PLAINFIELD — A man convicted for the execution-style murder of a young woman will get a new trial due to jury intimidation.
City man Anthony Baines, 24, received a 58-year prison sentence for the June 2016 killing of Neelega Perry. She was shot once in the back of her head.
Union County prosecutors presented DNA evidence, the murder weapon, and testimony from multiple witnesses at Baines’s trial in 2019.
But an appellate panel ruled Thursday to overturn Baines’s conviction and grant him a new trial. The superior judges wrote that they were “constrained” to issue the decision because of a dramatic outburst from a single witness.
“Exceptional situations can arise in which, through no fault of counsel or the trial judge, an unexpected inflammatory event occurs during a case that makes it impossible, realistically, to have confidence that an untainted verdict will be rendered,” the decision states.
Witness Tracey Coles made the outburst while leaving the courthouse after she had testified. In front of more than half of the jury, she went on a “loud and angry diatribe” to a friend about how she had not said anything that would place blame on Baines.
After Coles ranted to her friend about the trial, “both of them stared back towards the jurors in what was perceived to be an intimidating manner.”
Seven jurors who observed the outburst were excused. While the other five insisted they could remain impartial, two of the remaining jurors admitted that it had made them “uncomfortable or nervous.”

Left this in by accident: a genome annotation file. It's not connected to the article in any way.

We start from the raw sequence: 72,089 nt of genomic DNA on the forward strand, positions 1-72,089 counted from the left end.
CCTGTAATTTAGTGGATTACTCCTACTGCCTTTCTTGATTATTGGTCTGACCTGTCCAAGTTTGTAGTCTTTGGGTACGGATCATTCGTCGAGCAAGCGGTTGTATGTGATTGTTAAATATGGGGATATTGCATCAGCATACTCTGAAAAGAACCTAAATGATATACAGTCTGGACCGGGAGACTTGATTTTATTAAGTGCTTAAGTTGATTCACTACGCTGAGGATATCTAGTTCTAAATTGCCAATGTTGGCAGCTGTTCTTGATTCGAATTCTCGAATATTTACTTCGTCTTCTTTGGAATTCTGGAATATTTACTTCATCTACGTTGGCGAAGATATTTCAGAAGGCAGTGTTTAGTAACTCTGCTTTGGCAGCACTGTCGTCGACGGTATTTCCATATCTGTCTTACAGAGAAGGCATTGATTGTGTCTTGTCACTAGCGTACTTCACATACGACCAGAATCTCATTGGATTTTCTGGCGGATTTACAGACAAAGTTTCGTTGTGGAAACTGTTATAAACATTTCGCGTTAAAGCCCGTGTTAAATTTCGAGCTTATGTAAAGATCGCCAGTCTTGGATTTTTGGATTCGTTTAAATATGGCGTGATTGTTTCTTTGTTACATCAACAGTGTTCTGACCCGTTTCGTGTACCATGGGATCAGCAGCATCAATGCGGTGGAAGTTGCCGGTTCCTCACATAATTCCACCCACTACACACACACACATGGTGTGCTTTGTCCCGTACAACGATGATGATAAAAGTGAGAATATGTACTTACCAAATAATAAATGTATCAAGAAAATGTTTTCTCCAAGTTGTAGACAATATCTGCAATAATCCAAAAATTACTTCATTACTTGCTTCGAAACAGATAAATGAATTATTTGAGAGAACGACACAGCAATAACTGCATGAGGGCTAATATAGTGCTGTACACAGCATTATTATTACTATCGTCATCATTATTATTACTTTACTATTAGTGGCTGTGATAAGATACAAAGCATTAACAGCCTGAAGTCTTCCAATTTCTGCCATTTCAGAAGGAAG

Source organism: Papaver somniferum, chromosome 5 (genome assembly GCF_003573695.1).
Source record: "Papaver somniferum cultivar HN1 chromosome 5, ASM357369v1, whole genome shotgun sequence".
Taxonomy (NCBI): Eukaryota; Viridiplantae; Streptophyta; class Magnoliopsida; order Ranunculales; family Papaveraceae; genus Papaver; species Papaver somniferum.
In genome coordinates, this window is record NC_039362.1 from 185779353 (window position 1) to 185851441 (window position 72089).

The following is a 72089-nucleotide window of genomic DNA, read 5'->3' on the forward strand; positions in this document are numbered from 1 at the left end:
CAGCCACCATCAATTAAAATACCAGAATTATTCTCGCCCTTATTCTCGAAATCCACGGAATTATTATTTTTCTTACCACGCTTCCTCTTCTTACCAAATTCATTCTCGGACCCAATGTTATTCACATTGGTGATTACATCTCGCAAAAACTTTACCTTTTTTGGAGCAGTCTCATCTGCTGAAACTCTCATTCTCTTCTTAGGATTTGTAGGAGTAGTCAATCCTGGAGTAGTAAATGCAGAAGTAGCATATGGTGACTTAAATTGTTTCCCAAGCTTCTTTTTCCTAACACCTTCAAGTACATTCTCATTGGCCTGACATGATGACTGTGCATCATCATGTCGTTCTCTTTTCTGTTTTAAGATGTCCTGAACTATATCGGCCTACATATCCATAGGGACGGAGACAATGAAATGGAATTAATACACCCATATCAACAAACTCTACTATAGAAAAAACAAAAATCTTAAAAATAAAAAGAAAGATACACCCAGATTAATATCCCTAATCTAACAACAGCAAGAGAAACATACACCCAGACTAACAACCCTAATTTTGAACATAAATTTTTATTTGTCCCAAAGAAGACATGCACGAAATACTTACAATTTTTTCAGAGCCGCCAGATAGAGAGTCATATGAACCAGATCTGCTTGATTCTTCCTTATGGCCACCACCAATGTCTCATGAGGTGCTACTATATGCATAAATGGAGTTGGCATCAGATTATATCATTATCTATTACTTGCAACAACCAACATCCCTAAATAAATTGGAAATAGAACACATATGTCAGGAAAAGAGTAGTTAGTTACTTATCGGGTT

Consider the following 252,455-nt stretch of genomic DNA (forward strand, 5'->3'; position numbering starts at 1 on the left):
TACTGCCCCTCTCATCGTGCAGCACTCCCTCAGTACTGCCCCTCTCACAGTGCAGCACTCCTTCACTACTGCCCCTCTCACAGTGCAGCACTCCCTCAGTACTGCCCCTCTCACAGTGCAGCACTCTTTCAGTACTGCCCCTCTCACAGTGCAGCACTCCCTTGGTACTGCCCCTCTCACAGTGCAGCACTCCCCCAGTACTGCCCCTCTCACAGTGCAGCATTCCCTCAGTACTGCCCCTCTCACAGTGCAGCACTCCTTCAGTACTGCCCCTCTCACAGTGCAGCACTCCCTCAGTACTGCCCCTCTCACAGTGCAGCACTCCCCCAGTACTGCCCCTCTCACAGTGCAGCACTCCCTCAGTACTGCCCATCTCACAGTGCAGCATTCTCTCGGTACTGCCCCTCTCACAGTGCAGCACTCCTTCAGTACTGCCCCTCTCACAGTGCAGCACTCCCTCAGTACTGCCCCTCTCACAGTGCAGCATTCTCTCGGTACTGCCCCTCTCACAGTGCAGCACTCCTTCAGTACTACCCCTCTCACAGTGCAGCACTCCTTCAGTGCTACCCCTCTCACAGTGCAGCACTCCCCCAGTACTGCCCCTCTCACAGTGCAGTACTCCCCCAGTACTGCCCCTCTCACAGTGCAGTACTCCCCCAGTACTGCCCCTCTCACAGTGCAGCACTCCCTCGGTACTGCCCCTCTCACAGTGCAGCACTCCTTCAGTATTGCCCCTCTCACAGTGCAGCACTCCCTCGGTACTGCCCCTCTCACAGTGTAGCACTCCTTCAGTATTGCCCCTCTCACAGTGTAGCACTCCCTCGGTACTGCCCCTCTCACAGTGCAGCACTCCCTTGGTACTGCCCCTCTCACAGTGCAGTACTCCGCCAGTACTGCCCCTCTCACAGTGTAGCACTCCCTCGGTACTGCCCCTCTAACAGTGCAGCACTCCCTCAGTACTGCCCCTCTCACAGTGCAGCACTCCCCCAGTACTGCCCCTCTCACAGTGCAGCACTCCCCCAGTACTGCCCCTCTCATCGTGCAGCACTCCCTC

According to a summary from the trial judge, Baines at some point had threatened Coles to stay silent about Perry’s killing. Baines had also threatened two other women, including his then-girlfriend.
Perry was found dead in the backyard of a home on Spruce Street. The revolver used to kill her was also located lying next to her body.
Two other men were also charged with Perry’s murder. Raequon Segers and Gquan Johnson pleaded guilty to conspiracy to commit aggravated assault and testified against Baines at his trial.
Union County prosecutors said the home where Perry was killed was known as a “trap house,” a place where people buy and sell drugs. Authorities believe the three men conspired to kill her because she knew too much about their illegal activities.
Rick Rickman is a reporter for New Jersey 101.5. You can reach him at firstname.lastname@example.org
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